.Sunday Suppers for a Cause

The Sunday Supper — a prix-fixe meal served on what is traditionally a slow night in the restaurant business — is seeing somewhat of a revival in the East Bay. Charlie Hallowell (Pizzaiolo, Boot and Shoe Service, Penrose) is the latest restaurateur to launch a Sunday Suppers series — one with a philanthropic slant.

The idea is simple: For the next year, on the third Sunday of every month (except December), a prominent East Bay restaurant will host a $100 multi-course, prix-fixe dinner. Two-thirds of the proceeds from each dinner will go to a selected local nonprofit organization. So, with two 75-person seatings, each sold-out event represents a $10,000 donation.



Hallowell’s Sunday Suppers series will kick off at Penrose (3311 Grand Ave., Oakland) on Sunday, May 18, with seatings at 5:30 and 8 p.m. Proceeds from that dinner will benefit Oakland Leaf, which runs educational programs that “[embolden] youth and families to be creative leaders who actualize a more loving, just, and vibrant Oakland,” according to the organization’s mission statement.

Hallowell told What the Fork that his hope is that these Sunday Suppers will become something that people can count on. “On the third Sunday of every month, if you wanted a delicious meal, you could go to a certain restaurant in the East Bay where it would be less formal,” he said. “And also you would know that you were doing something good.”

The menu for next Sunday’s dinner at Penrose is still a work in progress (“I haven’t written the menu for tomorrow yet,” Hallowell quipped), but the basic format will be a three-course family-style meal. The first course will consist of three big salads — a fancier composed salad, a leafy green salad, and a hot grilled salad. The second course will be a slow-braised meat, served with polenta and some kind of cooked spring vegetable. And then there will be something for dessert.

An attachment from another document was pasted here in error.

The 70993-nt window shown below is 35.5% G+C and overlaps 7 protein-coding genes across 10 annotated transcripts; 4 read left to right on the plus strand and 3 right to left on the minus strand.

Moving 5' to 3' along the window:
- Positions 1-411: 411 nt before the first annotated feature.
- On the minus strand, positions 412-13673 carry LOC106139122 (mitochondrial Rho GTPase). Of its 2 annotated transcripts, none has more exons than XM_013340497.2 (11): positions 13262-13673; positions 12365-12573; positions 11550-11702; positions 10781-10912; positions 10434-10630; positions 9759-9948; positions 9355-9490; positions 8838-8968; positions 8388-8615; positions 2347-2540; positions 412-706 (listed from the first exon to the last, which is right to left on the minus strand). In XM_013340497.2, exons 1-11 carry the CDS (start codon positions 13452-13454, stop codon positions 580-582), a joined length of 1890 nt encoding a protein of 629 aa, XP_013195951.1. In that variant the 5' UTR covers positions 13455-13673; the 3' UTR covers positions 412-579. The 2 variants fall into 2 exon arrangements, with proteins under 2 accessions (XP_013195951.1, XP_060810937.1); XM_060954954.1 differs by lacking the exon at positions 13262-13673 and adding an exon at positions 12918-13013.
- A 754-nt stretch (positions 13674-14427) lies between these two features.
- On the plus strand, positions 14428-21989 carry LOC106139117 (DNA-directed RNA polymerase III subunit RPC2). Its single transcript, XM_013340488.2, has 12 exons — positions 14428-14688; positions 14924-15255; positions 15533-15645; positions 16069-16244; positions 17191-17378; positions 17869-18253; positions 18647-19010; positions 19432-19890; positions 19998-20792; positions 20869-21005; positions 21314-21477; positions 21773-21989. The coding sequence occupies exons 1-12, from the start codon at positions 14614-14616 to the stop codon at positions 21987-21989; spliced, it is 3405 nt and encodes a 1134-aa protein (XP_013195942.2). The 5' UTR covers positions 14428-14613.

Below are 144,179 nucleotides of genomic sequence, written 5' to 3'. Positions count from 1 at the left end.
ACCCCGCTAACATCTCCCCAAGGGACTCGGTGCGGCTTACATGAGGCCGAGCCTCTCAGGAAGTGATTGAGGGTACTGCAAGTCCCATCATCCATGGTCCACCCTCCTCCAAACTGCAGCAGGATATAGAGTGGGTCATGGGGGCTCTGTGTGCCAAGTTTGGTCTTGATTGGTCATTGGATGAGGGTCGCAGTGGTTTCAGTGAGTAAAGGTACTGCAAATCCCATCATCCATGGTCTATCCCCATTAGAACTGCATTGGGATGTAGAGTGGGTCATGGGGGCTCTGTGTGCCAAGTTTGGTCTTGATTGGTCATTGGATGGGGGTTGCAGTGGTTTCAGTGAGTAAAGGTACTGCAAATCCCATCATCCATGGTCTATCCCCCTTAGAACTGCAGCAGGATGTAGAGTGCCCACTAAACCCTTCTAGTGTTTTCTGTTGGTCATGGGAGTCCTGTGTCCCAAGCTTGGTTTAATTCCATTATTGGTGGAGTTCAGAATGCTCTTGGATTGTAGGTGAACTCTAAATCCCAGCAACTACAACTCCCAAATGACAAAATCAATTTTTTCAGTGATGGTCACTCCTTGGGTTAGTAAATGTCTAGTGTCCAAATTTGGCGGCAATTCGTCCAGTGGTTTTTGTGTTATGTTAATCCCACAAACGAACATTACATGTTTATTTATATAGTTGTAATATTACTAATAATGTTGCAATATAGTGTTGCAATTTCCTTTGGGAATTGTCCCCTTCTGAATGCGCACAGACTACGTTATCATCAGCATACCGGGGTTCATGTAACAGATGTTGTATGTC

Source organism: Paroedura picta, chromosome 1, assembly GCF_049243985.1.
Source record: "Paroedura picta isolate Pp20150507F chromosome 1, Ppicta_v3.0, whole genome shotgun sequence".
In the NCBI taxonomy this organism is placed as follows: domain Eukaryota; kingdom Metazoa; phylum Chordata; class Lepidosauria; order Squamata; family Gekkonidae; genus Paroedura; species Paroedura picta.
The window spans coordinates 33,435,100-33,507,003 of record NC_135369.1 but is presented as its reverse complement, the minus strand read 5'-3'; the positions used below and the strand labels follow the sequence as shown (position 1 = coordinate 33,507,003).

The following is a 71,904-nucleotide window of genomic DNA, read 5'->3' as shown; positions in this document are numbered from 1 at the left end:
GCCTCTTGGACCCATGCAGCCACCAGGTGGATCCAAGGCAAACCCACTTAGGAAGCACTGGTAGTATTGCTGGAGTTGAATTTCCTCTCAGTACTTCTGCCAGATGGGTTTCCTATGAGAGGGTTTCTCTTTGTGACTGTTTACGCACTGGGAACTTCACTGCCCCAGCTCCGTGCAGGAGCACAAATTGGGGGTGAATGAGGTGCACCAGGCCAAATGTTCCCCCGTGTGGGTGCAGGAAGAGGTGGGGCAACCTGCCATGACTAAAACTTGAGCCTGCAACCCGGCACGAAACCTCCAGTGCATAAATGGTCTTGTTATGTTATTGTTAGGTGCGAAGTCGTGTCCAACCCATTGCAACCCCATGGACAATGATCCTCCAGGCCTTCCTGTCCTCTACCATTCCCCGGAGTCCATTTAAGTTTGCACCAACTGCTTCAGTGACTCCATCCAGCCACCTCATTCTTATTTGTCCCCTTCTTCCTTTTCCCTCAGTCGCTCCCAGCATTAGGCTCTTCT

A house wine, likely donated by a local winemaker or wine shop, will also be included in the cost of the ticket. Some of the meat and produce for the dinners is also being donated by local farms, and each restaurant will create a special cocktail available for purchase a la carte, with 100-percent of those proceeds going to the partner nonprofit.

Lauren Greis, an event coordinator who is helping to organize the Sunday Suppers, said that she and Hallowell picked the eleven nonprofit beneficiaries (which also include the Alameda County Community Food Bank, Urban Tilth, and People’s Grocery) this first time around. And for the project’s pilot year, Hallowell’s three Oakland restaurants will see the bulk of the action, with a handful of others — Miss Ollie’s, Box & Bells, and Chez Panisse — hosting dinners as well.

In the future, though, Hallowell would like to involve a greater number of restaurants and nonprofits. His dream, he said, is to get six restaurants to each host two dinners over the course of a given year. “As a collective, those restaurants are raising $120,000, and it’s just so painless,” Hallowell said. “It’s basically no effort for a lot of payoff.”

Tickets are available through Brown Paper Tickets (search for “Sunday Suppers East Bay”).


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